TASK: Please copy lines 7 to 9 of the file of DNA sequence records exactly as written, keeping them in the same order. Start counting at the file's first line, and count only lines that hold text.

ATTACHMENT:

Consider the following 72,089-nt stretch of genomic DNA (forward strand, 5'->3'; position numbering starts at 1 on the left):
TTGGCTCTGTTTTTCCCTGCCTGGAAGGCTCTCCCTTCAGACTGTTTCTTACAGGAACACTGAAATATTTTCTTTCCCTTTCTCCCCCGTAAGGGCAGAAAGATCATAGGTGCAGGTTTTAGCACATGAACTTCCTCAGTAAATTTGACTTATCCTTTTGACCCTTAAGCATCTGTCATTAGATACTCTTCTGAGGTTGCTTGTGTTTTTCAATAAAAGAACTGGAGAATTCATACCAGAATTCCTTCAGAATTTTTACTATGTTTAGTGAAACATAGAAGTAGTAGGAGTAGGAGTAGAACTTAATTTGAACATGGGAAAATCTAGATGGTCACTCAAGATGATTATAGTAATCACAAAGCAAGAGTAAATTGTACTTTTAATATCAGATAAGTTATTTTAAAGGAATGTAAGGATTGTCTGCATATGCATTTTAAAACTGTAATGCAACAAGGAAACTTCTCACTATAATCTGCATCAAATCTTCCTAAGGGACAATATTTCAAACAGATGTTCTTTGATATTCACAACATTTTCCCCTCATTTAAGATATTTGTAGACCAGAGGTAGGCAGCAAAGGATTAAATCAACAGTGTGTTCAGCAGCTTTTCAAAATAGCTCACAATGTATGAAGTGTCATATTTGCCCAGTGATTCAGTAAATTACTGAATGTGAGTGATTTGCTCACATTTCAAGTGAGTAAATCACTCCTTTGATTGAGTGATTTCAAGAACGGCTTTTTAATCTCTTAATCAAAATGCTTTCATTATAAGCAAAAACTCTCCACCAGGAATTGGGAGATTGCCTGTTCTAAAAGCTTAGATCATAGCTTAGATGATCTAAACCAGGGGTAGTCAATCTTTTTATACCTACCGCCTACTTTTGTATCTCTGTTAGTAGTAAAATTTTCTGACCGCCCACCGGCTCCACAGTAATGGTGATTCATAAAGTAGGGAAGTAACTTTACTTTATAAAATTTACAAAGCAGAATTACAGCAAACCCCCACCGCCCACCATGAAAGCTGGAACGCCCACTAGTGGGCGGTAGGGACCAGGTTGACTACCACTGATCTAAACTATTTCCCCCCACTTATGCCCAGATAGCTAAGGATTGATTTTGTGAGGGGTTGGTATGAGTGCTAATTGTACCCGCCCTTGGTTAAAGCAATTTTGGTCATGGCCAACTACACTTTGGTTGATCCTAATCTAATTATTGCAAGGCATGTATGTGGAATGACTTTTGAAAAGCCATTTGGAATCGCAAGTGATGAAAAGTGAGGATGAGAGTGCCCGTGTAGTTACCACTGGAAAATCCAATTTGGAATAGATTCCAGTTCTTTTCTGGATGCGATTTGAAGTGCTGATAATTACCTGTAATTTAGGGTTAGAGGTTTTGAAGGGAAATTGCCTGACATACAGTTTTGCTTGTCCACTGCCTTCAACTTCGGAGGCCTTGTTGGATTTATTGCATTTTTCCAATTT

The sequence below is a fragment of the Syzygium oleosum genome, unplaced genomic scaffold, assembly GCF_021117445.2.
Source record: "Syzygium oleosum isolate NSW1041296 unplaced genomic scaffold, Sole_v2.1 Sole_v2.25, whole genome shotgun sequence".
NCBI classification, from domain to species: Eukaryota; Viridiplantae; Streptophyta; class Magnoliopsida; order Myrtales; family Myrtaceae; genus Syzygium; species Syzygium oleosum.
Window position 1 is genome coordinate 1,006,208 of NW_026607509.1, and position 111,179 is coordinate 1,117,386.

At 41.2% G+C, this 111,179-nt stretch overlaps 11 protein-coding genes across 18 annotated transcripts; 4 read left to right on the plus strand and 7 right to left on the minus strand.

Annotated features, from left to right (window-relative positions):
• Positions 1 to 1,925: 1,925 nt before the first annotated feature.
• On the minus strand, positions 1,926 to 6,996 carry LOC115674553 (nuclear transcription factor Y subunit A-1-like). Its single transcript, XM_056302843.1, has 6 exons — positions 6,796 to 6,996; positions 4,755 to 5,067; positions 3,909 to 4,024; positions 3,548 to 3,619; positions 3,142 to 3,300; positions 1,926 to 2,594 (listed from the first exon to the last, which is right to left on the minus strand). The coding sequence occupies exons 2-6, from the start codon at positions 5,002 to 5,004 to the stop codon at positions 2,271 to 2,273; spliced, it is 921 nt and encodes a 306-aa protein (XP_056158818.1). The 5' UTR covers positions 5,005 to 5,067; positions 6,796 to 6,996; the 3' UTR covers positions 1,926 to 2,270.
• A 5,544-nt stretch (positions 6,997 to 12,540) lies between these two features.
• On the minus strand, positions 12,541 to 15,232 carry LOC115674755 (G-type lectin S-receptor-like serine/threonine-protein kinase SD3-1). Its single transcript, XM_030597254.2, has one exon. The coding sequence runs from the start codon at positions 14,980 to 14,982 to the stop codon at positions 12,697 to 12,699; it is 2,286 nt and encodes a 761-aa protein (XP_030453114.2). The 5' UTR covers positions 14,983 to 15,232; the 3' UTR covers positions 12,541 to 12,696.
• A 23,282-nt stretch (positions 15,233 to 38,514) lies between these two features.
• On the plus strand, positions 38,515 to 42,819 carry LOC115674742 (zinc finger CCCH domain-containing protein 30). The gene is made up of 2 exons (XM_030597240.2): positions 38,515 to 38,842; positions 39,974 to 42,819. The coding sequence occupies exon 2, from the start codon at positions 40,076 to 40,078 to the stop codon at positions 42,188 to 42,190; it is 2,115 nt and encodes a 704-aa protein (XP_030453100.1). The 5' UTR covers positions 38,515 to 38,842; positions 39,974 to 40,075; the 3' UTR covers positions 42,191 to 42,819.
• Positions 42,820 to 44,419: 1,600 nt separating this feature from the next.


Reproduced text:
At 41.2% G+C, this 111,179-nt stretch overlaps 11 protein-coding genes across 18 annotated transcripts; 4 read left to right on the plus strand and 7 right to left on the minus strand.

Annotated features, from left to right (window-relative positions):
• Positions 1 to 1,925: 1,925 nt before the first annotated feature.